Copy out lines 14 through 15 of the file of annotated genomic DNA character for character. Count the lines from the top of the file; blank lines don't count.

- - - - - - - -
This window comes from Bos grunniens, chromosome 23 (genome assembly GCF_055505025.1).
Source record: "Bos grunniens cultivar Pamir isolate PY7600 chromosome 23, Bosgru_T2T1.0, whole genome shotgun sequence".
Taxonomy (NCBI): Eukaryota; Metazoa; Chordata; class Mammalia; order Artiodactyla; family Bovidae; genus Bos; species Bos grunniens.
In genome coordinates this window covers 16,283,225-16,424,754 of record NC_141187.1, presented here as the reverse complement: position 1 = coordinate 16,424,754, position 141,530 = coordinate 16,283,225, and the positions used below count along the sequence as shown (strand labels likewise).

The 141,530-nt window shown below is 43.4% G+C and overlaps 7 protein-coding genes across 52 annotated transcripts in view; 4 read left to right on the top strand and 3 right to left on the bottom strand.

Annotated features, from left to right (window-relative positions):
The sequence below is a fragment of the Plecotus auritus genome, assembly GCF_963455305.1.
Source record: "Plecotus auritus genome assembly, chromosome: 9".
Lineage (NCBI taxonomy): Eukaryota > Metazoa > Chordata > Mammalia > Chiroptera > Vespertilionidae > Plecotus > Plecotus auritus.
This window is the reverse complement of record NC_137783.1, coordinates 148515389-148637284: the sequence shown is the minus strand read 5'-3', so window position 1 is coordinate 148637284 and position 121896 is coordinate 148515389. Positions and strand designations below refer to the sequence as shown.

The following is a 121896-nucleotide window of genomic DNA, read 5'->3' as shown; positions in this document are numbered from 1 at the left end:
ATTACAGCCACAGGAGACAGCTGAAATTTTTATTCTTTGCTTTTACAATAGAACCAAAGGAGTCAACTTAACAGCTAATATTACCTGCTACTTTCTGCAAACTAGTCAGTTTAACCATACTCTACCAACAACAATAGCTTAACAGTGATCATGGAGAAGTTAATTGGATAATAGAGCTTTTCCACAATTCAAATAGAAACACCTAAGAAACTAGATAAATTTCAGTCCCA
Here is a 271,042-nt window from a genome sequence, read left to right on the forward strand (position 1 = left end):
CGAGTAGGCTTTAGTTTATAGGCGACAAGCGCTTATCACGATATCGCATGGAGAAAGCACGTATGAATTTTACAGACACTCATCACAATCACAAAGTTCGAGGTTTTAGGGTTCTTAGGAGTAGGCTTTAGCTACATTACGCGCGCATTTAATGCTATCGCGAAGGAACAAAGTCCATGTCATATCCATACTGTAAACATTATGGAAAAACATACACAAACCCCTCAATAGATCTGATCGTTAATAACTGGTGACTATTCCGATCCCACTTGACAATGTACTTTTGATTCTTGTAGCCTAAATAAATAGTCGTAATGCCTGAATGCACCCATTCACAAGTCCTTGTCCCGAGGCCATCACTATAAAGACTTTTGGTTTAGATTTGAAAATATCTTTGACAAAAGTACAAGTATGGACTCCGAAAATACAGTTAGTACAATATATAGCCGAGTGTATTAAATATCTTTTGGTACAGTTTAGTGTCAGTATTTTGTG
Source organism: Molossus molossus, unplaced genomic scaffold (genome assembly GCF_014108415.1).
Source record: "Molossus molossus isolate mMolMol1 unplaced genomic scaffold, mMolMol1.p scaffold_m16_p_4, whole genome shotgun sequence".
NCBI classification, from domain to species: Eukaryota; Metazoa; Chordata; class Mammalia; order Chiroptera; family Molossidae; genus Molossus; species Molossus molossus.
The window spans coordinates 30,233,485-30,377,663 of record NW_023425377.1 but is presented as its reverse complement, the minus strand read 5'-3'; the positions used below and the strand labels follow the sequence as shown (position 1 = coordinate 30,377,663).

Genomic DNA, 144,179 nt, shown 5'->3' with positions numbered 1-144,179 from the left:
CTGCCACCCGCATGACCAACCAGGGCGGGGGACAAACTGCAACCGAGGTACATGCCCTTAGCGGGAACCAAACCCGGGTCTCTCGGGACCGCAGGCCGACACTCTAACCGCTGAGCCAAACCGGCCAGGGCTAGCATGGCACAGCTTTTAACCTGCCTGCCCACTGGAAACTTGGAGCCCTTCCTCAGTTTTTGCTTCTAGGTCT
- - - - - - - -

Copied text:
CGAGTAGGCTTTAGTTTATAGGCGACAAGCGCTTATCACGATATCGCATGGAGAAAGCACGTATGAATTTTACAGACACTCATCACAATCACAAAGTTCGAGGTTTTAGGGTTCTTAGGAGTAGGCTTTAGCTACATTACGCGCGCATTTAATGCTATCGCGAAGGAACAAAGTCCATGTCATATCCATACTGTAAACATTATGGAAAAACATACACAAACCCCTCAATAGATCTGATCGTTAATAACTGGTGACTATTCCGATCCCACTTGACAATGTACTTTTGATTCTTGTAGCCTAAATAAATAGTCGTAATGCCTGAATGCACCCATTCACAAGTCCTTGTCCCGAGGCCATCACTATAAAGACTTTTGGTTTAGATTTGAAAATATCTTTGACAAAAGTACAAGTATGGACTCCGAAAATACAGTTAGTACAATATATAGCCGAGTGTATTAAATATCTTTTGGTACAGTTTAGTGTCAGTATTTTGTG
Source organism: Molossus molossus, unplaced genomic scaffold (genome assembly GCF_014108415.1).